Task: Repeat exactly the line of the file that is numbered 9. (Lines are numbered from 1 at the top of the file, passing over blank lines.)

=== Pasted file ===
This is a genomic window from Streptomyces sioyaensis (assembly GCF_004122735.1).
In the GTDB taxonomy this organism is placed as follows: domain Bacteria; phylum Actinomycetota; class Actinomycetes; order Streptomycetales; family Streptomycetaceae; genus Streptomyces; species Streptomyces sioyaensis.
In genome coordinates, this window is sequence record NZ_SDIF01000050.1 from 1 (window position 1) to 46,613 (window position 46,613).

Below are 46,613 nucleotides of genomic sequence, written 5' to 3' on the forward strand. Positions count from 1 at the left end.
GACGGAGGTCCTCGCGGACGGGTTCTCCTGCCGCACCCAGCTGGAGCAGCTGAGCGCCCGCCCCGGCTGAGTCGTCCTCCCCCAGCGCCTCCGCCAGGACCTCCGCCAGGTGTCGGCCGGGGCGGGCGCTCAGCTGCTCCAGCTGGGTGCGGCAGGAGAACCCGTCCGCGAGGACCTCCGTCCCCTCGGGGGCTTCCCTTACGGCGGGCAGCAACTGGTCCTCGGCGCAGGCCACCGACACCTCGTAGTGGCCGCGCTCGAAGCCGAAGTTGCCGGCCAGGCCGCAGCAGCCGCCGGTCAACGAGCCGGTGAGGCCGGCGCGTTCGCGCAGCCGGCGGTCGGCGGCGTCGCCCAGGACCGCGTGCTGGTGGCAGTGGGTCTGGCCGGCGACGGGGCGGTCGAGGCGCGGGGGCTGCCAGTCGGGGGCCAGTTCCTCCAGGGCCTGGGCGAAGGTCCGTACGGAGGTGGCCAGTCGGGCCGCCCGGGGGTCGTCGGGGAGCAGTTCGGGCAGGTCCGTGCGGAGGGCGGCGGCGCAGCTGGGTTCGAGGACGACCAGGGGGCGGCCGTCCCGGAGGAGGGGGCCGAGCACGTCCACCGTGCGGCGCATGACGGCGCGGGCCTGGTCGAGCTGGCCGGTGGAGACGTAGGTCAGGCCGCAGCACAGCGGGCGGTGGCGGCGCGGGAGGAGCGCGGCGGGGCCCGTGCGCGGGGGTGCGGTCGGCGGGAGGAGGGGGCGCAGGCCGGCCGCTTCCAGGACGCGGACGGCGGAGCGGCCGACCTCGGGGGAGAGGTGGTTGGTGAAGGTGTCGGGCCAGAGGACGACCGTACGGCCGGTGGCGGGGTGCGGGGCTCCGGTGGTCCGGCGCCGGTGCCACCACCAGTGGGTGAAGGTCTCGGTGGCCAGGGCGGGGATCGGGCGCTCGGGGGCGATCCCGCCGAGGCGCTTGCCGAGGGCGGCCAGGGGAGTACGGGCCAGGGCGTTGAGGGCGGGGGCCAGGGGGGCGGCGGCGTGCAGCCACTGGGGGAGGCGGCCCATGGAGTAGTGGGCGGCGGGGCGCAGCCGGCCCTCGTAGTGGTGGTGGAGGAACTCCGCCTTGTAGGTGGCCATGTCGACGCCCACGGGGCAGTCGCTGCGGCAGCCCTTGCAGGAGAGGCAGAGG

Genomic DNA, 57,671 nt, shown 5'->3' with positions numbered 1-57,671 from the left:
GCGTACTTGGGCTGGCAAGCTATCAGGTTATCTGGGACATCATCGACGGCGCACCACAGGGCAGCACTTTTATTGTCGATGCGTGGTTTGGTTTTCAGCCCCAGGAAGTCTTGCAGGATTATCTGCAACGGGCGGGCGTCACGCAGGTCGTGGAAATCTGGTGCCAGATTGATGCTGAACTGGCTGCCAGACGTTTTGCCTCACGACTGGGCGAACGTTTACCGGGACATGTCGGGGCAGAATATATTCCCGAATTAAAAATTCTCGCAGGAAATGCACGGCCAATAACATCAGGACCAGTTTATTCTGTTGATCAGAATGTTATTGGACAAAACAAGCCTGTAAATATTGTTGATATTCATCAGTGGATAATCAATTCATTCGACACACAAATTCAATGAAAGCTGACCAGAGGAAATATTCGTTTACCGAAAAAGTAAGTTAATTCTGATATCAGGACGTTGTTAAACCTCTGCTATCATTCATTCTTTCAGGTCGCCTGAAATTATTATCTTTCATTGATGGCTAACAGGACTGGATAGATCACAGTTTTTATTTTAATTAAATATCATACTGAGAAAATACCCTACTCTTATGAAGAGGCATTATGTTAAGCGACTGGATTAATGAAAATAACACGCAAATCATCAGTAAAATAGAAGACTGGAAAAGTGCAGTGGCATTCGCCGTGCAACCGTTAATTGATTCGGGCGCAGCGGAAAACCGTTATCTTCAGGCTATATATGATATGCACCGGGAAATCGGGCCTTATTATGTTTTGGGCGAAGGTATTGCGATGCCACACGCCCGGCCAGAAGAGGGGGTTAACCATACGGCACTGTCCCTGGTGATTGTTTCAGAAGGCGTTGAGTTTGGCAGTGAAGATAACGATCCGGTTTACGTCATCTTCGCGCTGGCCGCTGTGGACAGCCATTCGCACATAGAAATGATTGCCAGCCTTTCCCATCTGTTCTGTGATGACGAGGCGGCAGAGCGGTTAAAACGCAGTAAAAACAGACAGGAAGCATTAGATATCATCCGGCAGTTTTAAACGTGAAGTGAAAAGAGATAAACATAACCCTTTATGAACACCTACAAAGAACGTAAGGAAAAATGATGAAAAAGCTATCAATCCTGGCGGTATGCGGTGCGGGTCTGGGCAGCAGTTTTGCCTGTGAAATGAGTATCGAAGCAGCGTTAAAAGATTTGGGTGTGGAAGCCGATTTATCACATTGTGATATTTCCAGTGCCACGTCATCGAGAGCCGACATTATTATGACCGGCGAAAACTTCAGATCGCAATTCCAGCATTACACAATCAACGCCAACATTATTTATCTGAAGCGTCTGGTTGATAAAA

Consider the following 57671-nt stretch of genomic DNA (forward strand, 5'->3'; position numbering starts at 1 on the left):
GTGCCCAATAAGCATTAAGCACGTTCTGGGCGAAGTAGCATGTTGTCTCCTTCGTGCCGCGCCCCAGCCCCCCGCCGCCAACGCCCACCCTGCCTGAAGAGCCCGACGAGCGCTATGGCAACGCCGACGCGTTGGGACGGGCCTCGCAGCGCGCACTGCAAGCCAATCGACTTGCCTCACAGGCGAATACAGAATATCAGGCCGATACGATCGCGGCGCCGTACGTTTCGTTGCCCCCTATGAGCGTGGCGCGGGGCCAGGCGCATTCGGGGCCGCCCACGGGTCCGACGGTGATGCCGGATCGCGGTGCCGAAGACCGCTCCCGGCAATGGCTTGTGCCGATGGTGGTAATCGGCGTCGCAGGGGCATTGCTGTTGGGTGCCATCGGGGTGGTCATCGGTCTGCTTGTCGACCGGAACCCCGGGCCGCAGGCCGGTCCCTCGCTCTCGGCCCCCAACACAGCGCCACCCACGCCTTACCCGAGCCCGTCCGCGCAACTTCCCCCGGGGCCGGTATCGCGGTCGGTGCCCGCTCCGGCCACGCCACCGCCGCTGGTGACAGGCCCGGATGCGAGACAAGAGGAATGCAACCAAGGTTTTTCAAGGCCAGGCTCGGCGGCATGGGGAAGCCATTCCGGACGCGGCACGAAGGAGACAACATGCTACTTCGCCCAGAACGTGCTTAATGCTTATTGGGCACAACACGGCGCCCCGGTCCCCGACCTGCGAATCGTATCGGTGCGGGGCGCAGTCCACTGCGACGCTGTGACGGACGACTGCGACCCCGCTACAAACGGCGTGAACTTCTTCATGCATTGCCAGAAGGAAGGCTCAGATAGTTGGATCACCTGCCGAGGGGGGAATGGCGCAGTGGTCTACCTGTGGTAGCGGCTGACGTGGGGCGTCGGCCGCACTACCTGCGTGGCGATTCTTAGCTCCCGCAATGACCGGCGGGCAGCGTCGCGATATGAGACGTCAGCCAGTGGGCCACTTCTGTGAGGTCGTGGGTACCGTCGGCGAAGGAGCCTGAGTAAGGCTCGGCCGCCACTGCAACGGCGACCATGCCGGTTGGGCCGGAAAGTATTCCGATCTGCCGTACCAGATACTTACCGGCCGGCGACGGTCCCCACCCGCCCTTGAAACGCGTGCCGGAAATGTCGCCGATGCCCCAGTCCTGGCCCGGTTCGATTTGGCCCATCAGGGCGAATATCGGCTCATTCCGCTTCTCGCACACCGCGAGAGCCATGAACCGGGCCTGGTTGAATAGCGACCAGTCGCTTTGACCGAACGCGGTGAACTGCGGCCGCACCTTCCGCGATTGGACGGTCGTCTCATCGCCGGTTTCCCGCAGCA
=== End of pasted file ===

GTGCCCAATAAGCATTAAGCACGTTCTGGGCGAAGTAGCATGTTGTCTCCTTCGTGCCGCGCCCCAGCCCCCCGCCGCCAACGCCCACCCTGCCTGAAGAGCCCGACGAGCGCTATGGCAACGCCGACGCGTTGGGACGGGCCTCGCAGCGCGCACTGCAAGCCAATCGACTTGCCTCACAGGCGAATACAGAATATCAGGCCGATACGATCGCGGCGCCGTACGTTTCGTTGCCCCCTATGAGCGTGGCGCGGGGCCAGGCGCATTCGGGGCCGCCCACGGGTCCGACGGTGATGCCGGATCGCGGTGCCGAAGACCGCTCCCGGCAATGGCTTGTGCCGATGGTGGTAATCGGCGTCGCAGGGGCATTGCTGTTGGGTGCCATCGGGGTGGTCATCGGTCTGCTTGTCGACCGGAACCCCGGGCCGCAGGCCGGTCCCTCGCTCTCGGCCCCCAACACAGCGCCACCCACGCCTTACCCGAGCCCGTCCGCGCAACTTCCCCCGGGGCCGGTATCGCGGTCGGTGCCCGCTCCGGCCACGCCACCGCCGCTGGTGACAGGCCCGGATGCGAGACAAGAGGAATGCAACCAAGGTTTTTCAAGGCCAGGCTCGGCGGCATGGGGAAGCCATTCCGGACGCGGCACGAAGGAGACAACATGCTACTTCGCCCAGAACGTGCTTAATGCTTATTGGGCACAACACGGCGCCCCGGTCCCCGACCTGCGAATCGTATCGGTGCGGGGCGCAGTCCACTGCGACGCTGTGACGGACGACTGCGACCCCGCTACAAACGGCGTGAACTTCTTCATGCATTGCCAGAAGGAAGGCTCAGATAGTTGGATCACCTGCCGAGGGGGGAATGGCGCAGTGGTCTACCTGTGGTAGCGGCTGACGTGGGGCGTCGGCCGCACTACCTGCGTGGCGATTCTTAGCTCCCGCAATGACCGGCGGGCAGCGTCGCGATATGAGACGTCAGCCAGTGGGCCACTTCTGTGAGGTCGTGGGTACCGTCGGCGAAGGAGCCTGAGTAAGGCTCGGCCGCCACTGCAACGGCGACCATGCCGGTTGGGCCGGAAAGTATTCCGATCTGCCGTACCAGATACTTACCGGCCGGCGACGGTCCCCACCCGCCCTTGAAACGCGTGCCGGAAATGTCGCCGATGCCCCAGTCCTGGCCCGGTTCGATTTGGCCCATCAGGGCGAATATCGGCTCATTCCGCTTCTCGCACACCGCGAGAGCCATGAACCGGGCCTGGTTGAATAGCGACCAGTCGCTTTGACCGAACGCGGTGAACTGCGGCCGCACCTTCCGCGATTGGACGGTCGTCTCATCGCCGGTTTCCCGCAGCA